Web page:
Second Vatican Council

Signficant developments follow opening of council

(The following is the complete reprint of a 1962 article run in The Criterion in the final days leading up to the Second Vatican Council)

Criterion logo from the 1960sVATICAN CITY—The week-end pause following the opening of the Second Vatican Council found participants and journalists pondering three significant developments of the previous days.

These were the meaty opening address by Pope John XXIII, the dramatic arrival of the two delegate-observers from the Moscow Patriarchate of the Russian Orthodox Church and the Council’s brief first working session at which French and German cardinals joined forces in what newsmen chose to consider the opening maneuver in a conflict of influences.

All three events, each in its own way and degree, made a notable impression on the initial stage of the Vatican Council.

What Pope John told the Fathers of the Council reflected no doubt his own personal ideas of what the Council is or ought to be, but his words also revealed the present state of mind of the chief organizers of the Council’s preparatory work.

In his talk, the pope agreed that the Council’s first duty is to preserve the integrity of the deposit of faith, but he made it clear he expects the Council to look upon its work from the pastoral rather than from primarily a theological standpoint. This does not, of course, exclude significant decisions of highly doctrinal import during the course of the Council.

The pope’s and the Church’s concern today is not about doctrine itself so much as for its correct understanding and its due impact on the faithful. The iconic character that has consistently marked his present pontificate was evident in his disparaging of anathemas and condemnations as means of action, and also by his statement that the Church today prefers to defend its doctrines by demonstrating their validity rather than by mere condemnation of error.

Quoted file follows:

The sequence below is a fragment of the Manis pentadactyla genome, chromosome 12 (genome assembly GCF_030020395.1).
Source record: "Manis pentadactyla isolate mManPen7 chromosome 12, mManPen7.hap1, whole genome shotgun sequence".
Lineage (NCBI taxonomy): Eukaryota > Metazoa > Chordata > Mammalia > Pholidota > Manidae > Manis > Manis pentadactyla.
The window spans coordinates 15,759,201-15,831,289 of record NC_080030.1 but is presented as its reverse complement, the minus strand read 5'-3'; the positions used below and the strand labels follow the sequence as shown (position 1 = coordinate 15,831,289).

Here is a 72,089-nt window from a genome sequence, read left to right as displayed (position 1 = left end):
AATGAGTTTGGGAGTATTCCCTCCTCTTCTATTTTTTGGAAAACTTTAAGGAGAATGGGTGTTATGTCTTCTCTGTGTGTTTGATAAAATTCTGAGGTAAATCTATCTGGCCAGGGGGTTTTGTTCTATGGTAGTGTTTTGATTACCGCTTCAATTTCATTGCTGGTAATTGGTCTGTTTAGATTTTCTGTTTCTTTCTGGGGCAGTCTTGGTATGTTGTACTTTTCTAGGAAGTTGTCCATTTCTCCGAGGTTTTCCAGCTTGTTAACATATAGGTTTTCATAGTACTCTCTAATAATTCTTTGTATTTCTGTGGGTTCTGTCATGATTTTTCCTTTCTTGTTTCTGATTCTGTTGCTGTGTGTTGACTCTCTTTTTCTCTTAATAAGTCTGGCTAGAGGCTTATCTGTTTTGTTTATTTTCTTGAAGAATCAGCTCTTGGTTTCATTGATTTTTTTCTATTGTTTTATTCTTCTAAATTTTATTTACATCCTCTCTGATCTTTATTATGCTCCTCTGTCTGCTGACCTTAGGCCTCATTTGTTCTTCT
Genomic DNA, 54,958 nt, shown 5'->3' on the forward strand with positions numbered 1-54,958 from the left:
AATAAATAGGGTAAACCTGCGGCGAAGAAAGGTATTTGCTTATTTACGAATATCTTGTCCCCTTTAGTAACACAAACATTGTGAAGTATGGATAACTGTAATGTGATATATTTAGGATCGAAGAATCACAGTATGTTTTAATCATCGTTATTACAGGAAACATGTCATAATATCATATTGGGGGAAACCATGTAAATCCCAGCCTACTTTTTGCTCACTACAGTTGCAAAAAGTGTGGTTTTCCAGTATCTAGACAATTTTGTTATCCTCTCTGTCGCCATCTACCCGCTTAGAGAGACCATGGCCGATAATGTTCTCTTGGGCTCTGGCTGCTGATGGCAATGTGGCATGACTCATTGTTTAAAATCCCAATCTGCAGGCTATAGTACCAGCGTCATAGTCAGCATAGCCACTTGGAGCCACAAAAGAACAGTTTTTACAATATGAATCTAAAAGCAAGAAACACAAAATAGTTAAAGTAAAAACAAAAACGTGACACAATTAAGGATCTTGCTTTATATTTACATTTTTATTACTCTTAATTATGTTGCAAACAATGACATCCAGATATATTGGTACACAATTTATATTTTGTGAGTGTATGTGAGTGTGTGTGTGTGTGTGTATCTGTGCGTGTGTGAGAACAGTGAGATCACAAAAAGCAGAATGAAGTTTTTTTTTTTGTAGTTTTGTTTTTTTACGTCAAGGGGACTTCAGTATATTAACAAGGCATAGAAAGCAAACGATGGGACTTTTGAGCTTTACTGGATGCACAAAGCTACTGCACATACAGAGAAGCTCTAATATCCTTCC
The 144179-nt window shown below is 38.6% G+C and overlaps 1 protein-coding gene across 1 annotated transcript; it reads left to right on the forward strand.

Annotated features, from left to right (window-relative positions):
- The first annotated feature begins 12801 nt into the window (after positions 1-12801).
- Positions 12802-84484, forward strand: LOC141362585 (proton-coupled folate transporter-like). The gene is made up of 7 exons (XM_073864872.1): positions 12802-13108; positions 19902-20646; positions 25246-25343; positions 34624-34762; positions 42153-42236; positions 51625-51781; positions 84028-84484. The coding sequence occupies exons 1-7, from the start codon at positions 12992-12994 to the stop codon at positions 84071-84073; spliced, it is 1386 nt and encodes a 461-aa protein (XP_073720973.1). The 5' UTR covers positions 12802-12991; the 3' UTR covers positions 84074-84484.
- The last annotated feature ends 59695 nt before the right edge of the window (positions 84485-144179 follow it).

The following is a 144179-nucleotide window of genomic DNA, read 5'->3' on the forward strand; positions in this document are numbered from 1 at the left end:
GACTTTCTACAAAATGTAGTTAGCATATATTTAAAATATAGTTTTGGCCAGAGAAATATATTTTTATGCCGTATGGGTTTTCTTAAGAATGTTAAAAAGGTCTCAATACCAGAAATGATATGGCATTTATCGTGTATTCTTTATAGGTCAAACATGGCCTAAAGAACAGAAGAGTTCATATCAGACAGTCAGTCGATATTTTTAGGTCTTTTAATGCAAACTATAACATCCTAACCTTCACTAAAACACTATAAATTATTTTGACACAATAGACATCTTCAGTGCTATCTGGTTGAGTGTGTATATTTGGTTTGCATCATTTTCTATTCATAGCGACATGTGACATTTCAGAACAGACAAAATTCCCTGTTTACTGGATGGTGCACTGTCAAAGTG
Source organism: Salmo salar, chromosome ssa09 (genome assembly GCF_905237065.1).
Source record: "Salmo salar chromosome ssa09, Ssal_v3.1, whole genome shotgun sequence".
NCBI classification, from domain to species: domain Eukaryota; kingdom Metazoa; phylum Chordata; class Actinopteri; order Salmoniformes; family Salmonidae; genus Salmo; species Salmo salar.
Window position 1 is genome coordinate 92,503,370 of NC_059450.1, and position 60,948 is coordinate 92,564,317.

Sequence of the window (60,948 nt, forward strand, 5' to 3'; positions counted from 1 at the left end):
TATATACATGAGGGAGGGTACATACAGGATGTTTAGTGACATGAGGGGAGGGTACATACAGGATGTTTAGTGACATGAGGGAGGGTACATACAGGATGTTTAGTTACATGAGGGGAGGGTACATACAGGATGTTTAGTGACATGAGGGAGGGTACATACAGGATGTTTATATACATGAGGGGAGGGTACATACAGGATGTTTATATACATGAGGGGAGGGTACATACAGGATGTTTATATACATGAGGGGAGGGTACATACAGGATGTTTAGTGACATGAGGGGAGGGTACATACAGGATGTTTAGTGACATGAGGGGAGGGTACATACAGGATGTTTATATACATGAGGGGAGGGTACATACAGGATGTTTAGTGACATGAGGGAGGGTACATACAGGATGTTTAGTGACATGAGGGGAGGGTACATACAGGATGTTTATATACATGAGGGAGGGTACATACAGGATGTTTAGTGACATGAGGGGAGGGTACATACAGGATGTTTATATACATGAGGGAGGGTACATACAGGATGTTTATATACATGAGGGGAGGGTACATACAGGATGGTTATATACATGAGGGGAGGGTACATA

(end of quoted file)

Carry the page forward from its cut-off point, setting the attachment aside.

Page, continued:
Pope John’s remarks on church unity, while warm and generous, probably disappointed most non-Catholic ecumenists. In his somewhat lengthy section on church unity, he presented unity as consisting essentially in the return of separated Christians to the bosom of the Catholic Church.

It would have been unrealistic to expect a different stand at this stage of the Council and of interconfessional relations. The Pope’s general tone, however, definitely put the Council on guard against any decision likely to damage the cause of unity among mankind today.

The appearance of the two Russian Orthodox delegate-observers, representing what the official Vatican announcement termed “the Patriarchal Church of Moscow,” was made all the more dramatic by the gradual, even the hourly, unfolding of the story all the way from Moscow to the doors of the Vatican.

Cardinal Augustin Bea, head of the Vatican Secretariat for Promoting Christian Unity, has stated he was officially notified that the Russian Orthodox observers were coming to Rome by a telegram dated October 11—the day the Council opened.

The sending of the observers surprised everyone outside the Secretariat and perhaps even some in the Secretariat. Especially surprised must have been Ecumenical Patriarch Athenagoras of Istanbul, supreme leader of Eastern Orthodoxy, who a day or two before had informed the Vatican that while his prayers were with the Council, no Greek Orthodox observers would be sent.